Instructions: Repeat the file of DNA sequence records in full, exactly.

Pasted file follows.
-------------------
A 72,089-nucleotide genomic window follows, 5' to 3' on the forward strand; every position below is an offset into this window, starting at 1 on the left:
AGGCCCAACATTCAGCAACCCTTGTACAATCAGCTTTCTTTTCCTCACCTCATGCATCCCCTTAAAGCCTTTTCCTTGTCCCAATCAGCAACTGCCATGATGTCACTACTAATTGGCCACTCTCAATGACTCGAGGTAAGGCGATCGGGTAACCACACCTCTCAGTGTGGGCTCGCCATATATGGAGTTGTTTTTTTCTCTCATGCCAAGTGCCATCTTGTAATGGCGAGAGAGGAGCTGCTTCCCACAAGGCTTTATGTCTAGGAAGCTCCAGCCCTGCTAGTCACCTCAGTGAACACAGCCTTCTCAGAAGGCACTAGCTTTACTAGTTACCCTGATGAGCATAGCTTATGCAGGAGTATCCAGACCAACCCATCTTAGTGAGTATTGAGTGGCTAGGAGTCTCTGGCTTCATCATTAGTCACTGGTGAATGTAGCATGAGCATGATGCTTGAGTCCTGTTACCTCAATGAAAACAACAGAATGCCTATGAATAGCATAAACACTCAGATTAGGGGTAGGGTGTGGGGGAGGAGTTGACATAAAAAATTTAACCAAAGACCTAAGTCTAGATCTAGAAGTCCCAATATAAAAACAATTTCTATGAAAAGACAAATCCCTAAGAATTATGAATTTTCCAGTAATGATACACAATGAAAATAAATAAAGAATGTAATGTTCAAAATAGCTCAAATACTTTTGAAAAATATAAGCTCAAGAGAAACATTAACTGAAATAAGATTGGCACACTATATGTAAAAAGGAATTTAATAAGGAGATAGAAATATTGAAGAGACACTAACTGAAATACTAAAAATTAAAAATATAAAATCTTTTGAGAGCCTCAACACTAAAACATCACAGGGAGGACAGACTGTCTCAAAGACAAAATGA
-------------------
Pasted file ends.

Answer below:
A 72,089-nucleotide genomic window follows, 5' to 3' on the forward strand; every position below is an offset into this window, starting at 1 on the left:
AGGCCCAACATTCAGCAACCCTTGTACAATCAGCTTTCTTTTCCTCACCTCATGCATCCCCTTAAAGCCTTTTCCTTGTCCCAATCAGCAACTGCCATGATGTCACTACTAATTGGCCACTCTCAATGACTCGAGGTAAGGCGATCGGGTAACCACACCTCTCAGTGTGGGCTCGCCATATATGGAGTTGTTTTTTTCTCTCATGCCAAGTGCCATCTTGTAATGGCGAGAGAGGAGCTGCTTCCCACAAGGCTTTATGTCTAGGAAGCTCCAGCCCTGCTAGTCACCTCAGTGAACACAGCCTTCTCAGAAGGCACTAGCTTTACTAGTTACCCTGATGAGCATAGCTTATGCAGGAGTATCCAGACCAACCCATCTTAGTGAGTATTGAGTGGCTAGGAGTCTCTGGCTTCATCATTAGTCACTGGTGAATGTAGCATGAGCATGATGCTTGAGTCCTGTTACCTCAATGAAAACAACAGAATGCCTATGAATAGCATAAACACTCAGATTAGGGGTAGGGTGTGGGGGAGGAGTTGACATAAAAAATTTAACCAAAGACCTAAGTCTAGATCTAGAAGTCCCAATATAAAAACAATTTCTATGAAAAGACAAATCCCTAAGAATTATGAATTTTCCAGTAATGATACACAATGAAAATAAATAAAGAATGTAATGTTCAAAATAGCTCAAATACTTTTGAAAAATATAAGCTCAAGAGAAACATTAACTGAAATAAGATTGGCACACTATATGTAAAAAGGAATTTAATAAGGAGATAGAAATATTGAAGAGACACTAACTGAAATACTAAAAATTAAAAATATAAAATCTTTTGAGAGCCTCAACACTAAAACATCACAGGGAGGACAGACTGTCTCAAAGACAAAATGA